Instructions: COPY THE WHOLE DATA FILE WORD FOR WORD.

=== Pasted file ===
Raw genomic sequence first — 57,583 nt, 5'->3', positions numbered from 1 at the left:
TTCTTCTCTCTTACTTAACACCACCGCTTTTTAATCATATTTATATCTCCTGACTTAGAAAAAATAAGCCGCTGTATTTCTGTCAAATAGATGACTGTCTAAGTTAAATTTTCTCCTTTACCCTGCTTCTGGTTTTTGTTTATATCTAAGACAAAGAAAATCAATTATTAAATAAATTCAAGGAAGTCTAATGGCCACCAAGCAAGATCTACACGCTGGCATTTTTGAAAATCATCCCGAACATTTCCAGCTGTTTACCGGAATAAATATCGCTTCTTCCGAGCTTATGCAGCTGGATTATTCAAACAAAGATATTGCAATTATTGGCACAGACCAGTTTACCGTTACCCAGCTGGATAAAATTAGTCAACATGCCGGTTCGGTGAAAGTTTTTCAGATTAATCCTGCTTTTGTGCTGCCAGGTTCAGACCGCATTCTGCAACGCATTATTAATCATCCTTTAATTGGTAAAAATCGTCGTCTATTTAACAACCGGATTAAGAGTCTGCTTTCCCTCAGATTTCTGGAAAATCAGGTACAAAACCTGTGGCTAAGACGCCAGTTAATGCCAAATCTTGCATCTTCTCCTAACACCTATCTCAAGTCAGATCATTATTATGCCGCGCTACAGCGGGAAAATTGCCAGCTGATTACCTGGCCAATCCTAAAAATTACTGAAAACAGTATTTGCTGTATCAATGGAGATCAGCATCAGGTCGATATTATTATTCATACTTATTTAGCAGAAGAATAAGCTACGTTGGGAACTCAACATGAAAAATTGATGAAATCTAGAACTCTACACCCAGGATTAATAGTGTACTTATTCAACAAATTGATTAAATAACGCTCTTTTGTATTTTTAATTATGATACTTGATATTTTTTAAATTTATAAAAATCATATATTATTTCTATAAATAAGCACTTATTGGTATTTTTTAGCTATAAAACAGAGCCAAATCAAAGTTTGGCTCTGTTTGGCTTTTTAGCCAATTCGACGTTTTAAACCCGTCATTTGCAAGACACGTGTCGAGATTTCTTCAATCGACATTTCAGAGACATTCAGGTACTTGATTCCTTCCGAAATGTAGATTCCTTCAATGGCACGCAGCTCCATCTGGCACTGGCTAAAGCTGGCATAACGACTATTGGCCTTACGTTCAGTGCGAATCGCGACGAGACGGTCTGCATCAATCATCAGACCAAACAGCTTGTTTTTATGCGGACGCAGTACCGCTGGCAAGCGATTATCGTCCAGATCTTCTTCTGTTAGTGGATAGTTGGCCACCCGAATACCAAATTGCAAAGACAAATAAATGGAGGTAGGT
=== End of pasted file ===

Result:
Raw genomic sequence first — 57,583 nt, 5'->3', positions numbered from 1 at the left:
TTCTTCTCTCTTACTTAACACCACCGCTTTTTAATCATATTTATATCTCCTGACTTAGAAAAAATAAGCCGCTGTATTTCTGTCAAATAGATGACTGTCTAAGTTAAATTTTCTCCTTTACCCTGCTTCTGGTTTTTGTTTATATCTAAGACAAAGAAAATCAATTATTAAATAAATTCAAGGAAGTCTAATGGCCACCAAGCAAGATCTACACGCTGGCATTTTTGAAAATCATCCCGAACATTTCCAGCTGTTTACCGGAATAAATATCGCTTCTTCCGAGCTTATGCAGCTGGATTATTCAAACAAAGATATTGCAATTATTGGCACAGACCAGTTTACCGTTACCCAGCTGGATAAAATTAGTCAACATGCCGGTTCGGTGAAAGTTTTTCAGATTAATCCTGCTTTTGTGCTGCCAGGTTCAGACCGCATTCTGCAACGCATTATTAATCATCCTTTAATTGGTAAAAATCGTCGTCTATTTAACAACCGGATTAAGAGTCTGCTTTCCCTCAGATTTCTGGAAAATCAGGTACAAAACCTGTGGCTAAGACGCCAGTTAATGCCAAATCTTGCATCTTCTCCTAACACCTATCTCAAGTCAGATCATTATTATGCCGCGCTACAGCGGGAAAATTGCCAGCTGATTACCTGGCCAATCCTAAAAATTACTGAAAACAGTATTTGCTGTATCAATGGAGATCAGCATCAGGTCGATATTATTATTCATACTTATTTAGCAGAAGAATAAGCTACGTTGGGAACTCAACATGAAAAATTGATGAAATCTAGAACTCTACACCCAGGATTAATAGTGTACTTATTCAACAAATTGATTAAATAACGCTCTTTTGTATTTTTAATTATGATACTTGATATTTTTTAAATTTATAAAAATCATATATTATTTCTATAAATAAGCACTTATTGGTATTTTTTAGCTATAAAACAGAGCCAAATCAAAGTTTGGCTCTGTTTGGCTTTTTAGCCAATTCGACGTTTTAAACCCGTCATTTGCAAGACACGTGTCGAGATTTCTTCAATCGACATTTCAGAGACATTCAGGTACTTGATTCCTTCCGAAATGTAGATTCCTTCAATGGCACGCAGCTCCATCTGGCACTGGCTAAAGCTGGCATAACGACTATTGGCCTTACGTTCAGTGCGAATCGCGACGAGACGGTCTGCATCAATCATCAGACCAAACAGCTTGTTTTTATGCGGACGCAGTACCGCTGGCAAGCGATTATCGTCCAGATCTTCTTCTGTTAGTGGATAGTTGGCCACCCGAATACCAAATTGCAAAGACAAATAAATGGAGGTAGGT